Chronic Diseases

Immune cells can promote liver cancer

A team of Newcastle University scientists have found that specialised immune cells in our bodies that normally act to protect us from infections can have a dark side in the development of liver cancer.

Apr 17, 2015
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Income tied to health and life expectancy

Americans at all income levels are less healthy than those with higher incomes. Not only is income associated with better health, but wealth affects health as well. Though it is easy to imagine how health is tied to income ...

Apr 15, 2015
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A chronic disease is a disease or other human health condition that is persistent or long-lasting in nature. The term chronic is usually applied when the course of the disease lasts for more than three months. Common chronic diseases include asthma, cancer, diabetes and HIV/AIDS.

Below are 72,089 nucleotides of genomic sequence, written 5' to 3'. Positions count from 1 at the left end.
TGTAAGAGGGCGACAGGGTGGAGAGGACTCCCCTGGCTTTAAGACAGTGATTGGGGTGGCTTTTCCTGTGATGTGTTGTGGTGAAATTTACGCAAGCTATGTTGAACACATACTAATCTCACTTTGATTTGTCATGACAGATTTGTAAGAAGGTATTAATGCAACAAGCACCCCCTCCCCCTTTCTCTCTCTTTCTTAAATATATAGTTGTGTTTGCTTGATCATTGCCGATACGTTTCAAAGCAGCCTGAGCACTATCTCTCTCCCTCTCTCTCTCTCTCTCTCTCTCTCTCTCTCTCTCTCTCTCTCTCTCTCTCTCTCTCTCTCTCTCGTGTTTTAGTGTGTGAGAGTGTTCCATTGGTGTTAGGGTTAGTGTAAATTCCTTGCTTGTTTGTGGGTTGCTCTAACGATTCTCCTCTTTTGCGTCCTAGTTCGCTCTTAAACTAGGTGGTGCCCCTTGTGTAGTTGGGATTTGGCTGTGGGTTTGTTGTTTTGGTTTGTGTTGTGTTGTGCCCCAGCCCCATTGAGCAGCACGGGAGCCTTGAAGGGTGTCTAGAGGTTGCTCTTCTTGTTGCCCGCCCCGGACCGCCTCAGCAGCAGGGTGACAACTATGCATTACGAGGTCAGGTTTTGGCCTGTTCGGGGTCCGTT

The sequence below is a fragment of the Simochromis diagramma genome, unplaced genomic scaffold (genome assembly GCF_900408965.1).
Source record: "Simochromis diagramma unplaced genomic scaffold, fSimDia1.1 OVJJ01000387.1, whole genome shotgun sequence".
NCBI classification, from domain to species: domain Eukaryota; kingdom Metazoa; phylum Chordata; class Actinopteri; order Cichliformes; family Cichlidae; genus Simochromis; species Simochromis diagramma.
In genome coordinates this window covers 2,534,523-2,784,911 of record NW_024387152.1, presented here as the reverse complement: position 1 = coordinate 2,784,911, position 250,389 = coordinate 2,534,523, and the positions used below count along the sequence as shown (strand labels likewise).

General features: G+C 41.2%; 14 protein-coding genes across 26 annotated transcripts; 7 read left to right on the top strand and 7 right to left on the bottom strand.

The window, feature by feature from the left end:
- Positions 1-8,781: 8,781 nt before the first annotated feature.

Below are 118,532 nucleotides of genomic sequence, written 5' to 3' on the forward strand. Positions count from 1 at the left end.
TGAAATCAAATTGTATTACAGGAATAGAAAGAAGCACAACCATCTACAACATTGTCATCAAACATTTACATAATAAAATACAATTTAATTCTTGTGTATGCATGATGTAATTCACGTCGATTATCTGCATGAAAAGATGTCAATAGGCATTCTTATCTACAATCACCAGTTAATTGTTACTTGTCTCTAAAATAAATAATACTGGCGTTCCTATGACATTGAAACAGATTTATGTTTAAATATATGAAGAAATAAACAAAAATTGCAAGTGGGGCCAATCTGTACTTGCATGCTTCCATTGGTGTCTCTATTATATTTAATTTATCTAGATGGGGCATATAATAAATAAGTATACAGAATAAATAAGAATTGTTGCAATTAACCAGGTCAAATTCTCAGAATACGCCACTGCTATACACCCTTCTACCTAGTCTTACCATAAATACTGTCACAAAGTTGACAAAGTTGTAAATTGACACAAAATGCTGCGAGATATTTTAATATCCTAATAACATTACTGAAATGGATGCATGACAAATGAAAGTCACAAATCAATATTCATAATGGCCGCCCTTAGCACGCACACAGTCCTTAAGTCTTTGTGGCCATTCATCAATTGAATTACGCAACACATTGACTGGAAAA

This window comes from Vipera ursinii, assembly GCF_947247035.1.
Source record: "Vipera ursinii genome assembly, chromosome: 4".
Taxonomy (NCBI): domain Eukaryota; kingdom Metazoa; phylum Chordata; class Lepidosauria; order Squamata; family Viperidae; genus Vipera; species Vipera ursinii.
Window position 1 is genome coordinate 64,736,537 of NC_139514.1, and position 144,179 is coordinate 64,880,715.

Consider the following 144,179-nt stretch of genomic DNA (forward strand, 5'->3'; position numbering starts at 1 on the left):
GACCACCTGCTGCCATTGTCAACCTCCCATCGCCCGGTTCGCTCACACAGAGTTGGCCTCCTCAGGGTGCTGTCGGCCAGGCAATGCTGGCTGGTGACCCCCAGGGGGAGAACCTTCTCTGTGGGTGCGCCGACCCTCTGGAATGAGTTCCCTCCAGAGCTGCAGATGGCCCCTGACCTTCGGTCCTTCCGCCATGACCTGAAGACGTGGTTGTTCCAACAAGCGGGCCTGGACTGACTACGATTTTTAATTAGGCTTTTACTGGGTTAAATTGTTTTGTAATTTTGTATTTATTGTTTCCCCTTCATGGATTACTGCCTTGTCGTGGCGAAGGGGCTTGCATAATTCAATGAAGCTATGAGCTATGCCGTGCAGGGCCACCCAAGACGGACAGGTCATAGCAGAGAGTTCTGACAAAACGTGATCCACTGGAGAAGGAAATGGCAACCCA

In medicine, the opposite of chronic is acute. A chronic course is further distinguished from a recurrent course; recurrent diseases relapse repeatedly, with periods of remission in between.

While often referred to as "non-communicable diseases", also usually lasting medical conditions, the latter are distinguished by their non-infectious cause. In contrast, some chronic diseases, such as HIV/AIDS, are caused by transmissible infections.

This text uses material from Wikipedia licensed under CC BY-SA

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